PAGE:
Eagles take flight with new album

Sunday, October 28th, 2007

Don Henley: ‘We are a band that knows how to bide its time, and how to wait,’ he says

Ray Waddell

The Eagles have broken records and toured widely since 1994, including their 2004 farewell tour. Photograph by : Reuters

“I’ve been biding time with crows and sparrows while peacocks prance and strut upon the stage,”‘ Don Henley sings on “Waiting in the Weeds,” one of several powerful set pieces from the Eagles’ new Long Road out of Eden, the band’s first studio album since 1979.

The line is pretty descriptive of the Eagles, Henley believes. “We are a band that knows how to bide its time, and how to wait,” he says. “We’ve just been sort of waiting for some of this bad music to die down, for certain trends to go away, so we can get out there on the dance floor again.”

Henley takes Billboard through the making of Eden, due out Tuesday exclusively at Wal-Mart stores.

Can you talk about how the songwriting and recording processes have changed?

The songwriting process hasn’t really changed that much. The thing that has changed somewhat is the recording process, and that’s because of technology. We’ve recorded a few songs here and there since the turn of the century, but we haven’t done a whole album, and the changes in the technology are amazing.

There is a lot of social commentary on this record, but there is also a focus on personal relationships and the human condition, as well.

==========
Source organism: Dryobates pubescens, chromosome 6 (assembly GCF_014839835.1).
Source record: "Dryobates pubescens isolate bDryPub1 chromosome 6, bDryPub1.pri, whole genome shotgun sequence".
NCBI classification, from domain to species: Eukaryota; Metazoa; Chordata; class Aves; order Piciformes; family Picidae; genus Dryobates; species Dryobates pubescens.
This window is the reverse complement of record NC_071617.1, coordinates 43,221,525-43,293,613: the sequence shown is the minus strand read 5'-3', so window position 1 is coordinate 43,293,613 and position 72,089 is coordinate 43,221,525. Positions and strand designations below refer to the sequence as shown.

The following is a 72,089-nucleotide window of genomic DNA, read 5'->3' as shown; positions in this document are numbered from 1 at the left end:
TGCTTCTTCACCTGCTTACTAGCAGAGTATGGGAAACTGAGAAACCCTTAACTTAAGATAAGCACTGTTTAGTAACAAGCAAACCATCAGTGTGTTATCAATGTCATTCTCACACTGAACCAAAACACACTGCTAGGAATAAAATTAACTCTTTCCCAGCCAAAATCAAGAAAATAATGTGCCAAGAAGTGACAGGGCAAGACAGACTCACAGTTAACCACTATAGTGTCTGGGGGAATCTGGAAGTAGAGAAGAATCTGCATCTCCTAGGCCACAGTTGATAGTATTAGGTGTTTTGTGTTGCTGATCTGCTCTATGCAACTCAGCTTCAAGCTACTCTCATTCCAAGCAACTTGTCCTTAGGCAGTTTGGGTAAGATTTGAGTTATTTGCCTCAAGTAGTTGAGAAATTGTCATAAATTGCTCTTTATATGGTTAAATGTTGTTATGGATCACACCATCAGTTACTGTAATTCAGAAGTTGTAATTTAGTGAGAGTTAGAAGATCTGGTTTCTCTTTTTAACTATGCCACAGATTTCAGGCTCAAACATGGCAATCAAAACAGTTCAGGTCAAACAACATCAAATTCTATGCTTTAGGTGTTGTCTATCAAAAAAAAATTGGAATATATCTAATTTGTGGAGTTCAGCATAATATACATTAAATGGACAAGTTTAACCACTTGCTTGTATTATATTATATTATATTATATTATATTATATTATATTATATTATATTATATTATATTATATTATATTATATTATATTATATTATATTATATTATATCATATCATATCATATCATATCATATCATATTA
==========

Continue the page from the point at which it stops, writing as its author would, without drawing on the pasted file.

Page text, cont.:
We’ve always had love songs and we’ve always had social commentary. I think we’ve gotten a little bit better at both ends of the spectrum. In fact, I think our love songs have matured a little bit and the social commentary has matured, as well, and gotten maybe a little bolder. But, it’s an Eagles album, it’s all over the map, both musically and subject-wise. I guess there are more love songs on it than anything else. The last two songs on the record in particular are both messages from Glenn (Frey) and I to our children.

Those are more about “big-picture love” than “I love you tonight.”

It’s not just a boy/girl thing. We both have young children. We are both trying really hard to be good parents. That’s one reason it took so long to make an album, because we are so busy trying to be good parents.

There’s a question in the song “Do Something” that kind of struck me as, in many ways, central to the theme of this album: “How did we get on this road we are travelling?”

“Do Something“‘ is an interesting song because it starts out like a love song, but then it takes on larger implications. And that line that you pointed out could pertain to a relationship between a man and a woman or it could be a statement about the country as a whole.

Is this an optimistic album?

I think it’s basically an optimistic album, with the possible exception of “Long Road Out of Eden.” Of course, that’s about the war, and it’s also about the human condition. The point of the song is (that) we may think we are civilized, but we have a way to go yet.

But I think the point of the whole album is summed up on the last song that Glenn wrote with Jack Tempchin, “Your World Now.” The crux of the whole thing for me is those two lines: “Be part of something good, leave something good behind.” If there was one message to this album that I want to impart, that would be it.

There’s another line that hit home for me on “Business as Usual”: “I thought that I would be above it all by now, in some country garden in the shade” and, yet, here you are with a new record.